Suburbs to be included in Telstra’s 5G launch

Australia has taken the first step towards a national 5G digital transition, with Telstra’s new mobile network launching across the country to “improve speed and connectivity” like never before.

Announced at Telstra’s flagship store, the long anticipated 5G network was launched through two new products that have since gone live in selective suburbs.

Expected hotspot coverage in Perth. Photo: Telstra
Suburbs include: Bassendean, Beeliar, Booragoon, Bull Creek and many more.

Australia has taken the first step towards a national 5G digital transition, with Telstra’s new mobile network launching across the country to “improve speed and connectivity” like never before.

Announced at Telstra’s flagship store in Sydney, the long anticipated network was launched through two new products that have since gone live in selective suburbs across Australia.


Telstra has just launched Australia’s first 5G mobile hotspot: the HTC 5G Hub.

This new 5G enabled device pairs with the new Samsung Galaxy S10 5G, and will be available through Telstra before any other Australian mobile operator.

It’s the world’s first 5G hotspot and can be used both plugged in or unplugged on the go. Australia is just the third country across the world where Samsung has launched the Galaxy S10 5G.

The HTC Hub is geared for use as a wireless hotspot and brings the Telstra network into the home with an onboard battery, allowing for portability to enjoy the 4G and 5G network.

Telstra has been building its 5G network since 2016, and says the current technology reaches CBD locations and selected regional centres — where four million Australians live, work or pass each day.

The moves follow on from previously detailed deals with smartphone manufacturers to bring 5G phones “exclusively” to its 5G mobile network in the first half of this year, signalling that it was working with HTC to bring its HTC 5G Hub to Australians.

In Sydney on Monday morning, the phone recorded download speeds of more than 1200 megabytes per second or 1.2Gbps.

This is a huge leap considering Australia has slipped three places on the global rankings to 62nd in the world, with an average speed of 35.11Mbps, according to Ookla.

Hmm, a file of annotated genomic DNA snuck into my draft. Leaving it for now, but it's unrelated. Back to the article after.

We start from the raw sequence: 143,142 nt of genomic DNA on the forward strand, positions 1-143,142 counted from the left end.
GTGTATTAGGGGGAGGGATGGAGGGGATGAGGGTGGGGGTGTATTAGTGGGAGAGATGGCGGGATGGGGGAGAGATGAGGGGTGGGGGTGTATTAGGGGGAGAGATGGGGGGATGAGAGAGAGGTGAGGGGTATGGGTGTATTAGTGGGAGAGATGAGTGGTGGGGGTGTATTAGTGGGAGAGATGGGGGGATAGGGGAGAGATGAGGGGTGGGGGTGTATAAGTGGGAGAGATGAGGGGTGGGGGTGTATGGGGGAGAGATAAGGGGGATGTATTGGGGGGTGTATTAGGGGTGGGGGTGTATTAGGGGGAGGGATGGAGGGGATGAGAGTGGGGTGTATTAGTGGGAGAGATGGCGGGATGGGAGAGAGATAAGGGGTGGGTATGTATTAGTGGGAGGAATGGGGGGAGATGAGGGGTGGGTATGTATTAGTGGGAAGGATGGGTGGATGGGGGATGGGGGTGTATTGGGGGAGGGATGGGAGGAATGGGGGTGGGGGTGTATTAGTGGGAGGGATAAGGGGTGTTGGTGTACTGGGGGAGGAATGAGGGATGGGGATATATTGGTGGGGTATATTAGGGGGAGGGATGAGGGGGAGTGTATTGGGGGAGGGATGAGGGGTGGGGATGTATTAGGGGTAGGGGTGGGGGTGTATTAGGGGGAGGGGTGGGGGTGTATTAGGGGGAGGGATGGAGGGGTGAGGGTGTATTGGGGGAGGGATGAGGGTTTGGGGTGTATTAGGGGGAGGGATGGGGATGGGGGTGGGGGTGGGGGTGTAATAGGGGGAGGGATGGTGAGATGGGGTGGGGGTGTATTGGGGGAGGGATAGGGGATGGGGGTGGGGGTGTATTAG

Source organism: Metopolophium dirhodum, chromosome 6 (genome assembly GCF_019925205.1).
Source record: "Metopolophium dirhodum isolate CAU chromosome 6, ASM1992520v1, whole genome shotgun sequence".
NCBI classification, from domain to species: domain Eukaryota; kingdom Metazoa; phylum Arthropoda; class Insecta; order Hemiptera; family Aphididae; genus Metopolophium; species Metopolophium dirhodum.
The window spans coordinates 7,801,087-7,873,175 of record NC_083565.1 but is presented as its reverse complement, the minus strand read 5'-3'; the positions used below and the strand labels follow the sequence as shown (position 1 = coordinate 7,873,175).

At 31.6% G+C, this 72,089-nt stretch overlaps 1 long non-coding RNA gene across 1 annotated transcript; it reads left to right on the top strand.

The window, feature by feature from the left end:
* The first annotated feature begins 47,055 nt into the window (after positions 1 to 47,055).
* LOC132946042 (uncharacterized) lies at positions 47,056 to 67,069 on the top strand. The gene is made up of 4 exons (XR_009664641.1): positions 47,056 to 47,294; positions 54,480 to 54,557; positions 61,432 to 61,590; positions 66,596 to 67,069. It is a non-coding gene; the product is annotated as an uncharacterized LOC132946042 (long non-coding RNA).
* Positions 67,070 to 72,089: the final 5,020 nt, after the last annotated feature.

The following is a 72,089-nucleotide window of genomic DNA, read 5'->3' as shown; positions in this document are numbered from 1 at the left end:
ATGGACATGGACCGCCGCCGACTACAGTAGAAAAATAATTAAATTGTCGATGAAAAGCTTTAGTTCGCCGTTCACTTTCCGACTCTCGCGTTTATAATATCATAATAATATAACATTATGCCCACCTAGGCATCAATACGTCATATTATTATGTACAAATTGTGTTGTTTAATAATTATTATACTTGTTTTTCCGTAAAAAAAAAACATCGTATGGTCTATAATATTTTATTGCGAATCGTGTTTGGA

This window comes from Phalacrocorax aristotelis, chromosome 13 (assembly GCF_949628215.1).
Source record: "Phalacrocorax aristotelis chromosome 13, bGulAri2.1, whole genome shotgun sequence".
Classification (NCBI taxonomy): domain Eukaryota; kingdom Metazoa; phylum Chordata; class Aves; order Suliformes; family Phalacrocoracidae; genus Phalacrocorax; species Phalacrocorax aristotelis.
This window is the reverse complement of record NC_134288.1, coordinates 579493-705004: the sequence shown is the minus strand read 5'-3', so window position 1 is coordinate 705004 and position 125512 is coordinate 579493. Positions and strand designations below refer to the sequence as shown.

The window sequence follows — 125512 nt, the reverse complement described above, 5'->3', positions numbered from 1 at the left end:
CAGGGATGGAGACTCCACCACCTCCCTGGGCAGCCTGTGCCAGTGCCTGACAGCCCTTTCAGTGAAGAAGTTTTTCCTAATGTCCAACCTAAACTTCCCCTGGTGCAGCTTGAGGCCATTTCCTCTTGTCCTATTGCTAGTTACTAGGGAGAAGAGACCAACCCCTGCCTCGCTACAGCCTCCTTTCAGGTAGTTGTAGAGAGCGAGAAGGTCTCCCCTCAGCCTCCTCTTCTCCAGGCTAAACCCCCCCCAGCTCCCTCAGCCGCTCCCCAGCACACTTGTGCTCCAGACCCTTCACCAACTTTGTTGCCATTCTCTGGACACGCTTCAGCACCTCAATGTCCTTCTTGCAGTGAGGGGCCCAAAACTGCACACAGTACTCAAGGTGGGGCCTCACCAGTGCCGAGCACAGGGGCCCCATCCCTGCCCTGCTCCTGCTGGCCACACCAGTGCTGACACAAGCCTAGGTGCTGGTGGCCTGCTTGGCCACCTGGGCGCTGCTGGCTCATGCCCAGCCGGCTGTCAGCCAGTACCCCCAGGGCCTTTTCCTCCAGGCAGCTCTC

Telstra consumer executive Kevin Teoh said the first 5G-enabled smartphone was a major step towards “bringing the revolutionary mobile technology to life”:

“This is a game-changing moment for our customers. 5G promises our customers even better connectivity. Its ultra-fast speeds, ultra-low latency and greater bandwidth will transform the way we live and work by enabling all sorts of future applications and technologies.”

The HTC 5G Hub is now available from Telstra stores and is available to order online. Thousands of Australians have already rushed to purchase the new ‘next generation’ device.

The technology is limited, however, and has only been distributed to selected areas for now.



The new 5G device is available in 15 regions at the moment, and in the next few months, it will be rolled out to around 35 locations.

Telstra has released coverage maps that show expected coverage of the new 5G network.

A snapshot of Telstra’s 5G hotspot coverage. Photo: Telstra

Click here to search individual hotspot coverage by suburb.

Telstra’s initial rollout of available 5G regions covers Adelaide, Brisbane, Canberra, the Gold Coast, Hobart, Launceston, Melbourne, Perth, Sydney and Toowomba.

The biggest question for many will be whether 5G is actually available in your area, and unless you live in one of cities Telstra has launched with, you’re out of luck. Or perhaps – in luck!

It is important to be careful about the use of the word “coverage”, because this isn’t a thick blanket of 5G data across every square kilometre of those locations.

It’s actually a mobile hotspot, and while Optus has indicated that its first 5G services will use a fixed location modem, Telstra is going mobile with the HTC 5G Hotspot.

This test model is still very far away from the complete vision of a connected 5G grid in Australia, as international approval for 5G spectrum use is still awaiting finalisation. However, it is a start, and a successful one nonetheless.

Battery life from the 7,660mAh battery will vary by usage, with a claimed battery life of 24 hours, and the 5G symbol appearing on the device represents that 5G is available on the network in the vicinity of the device.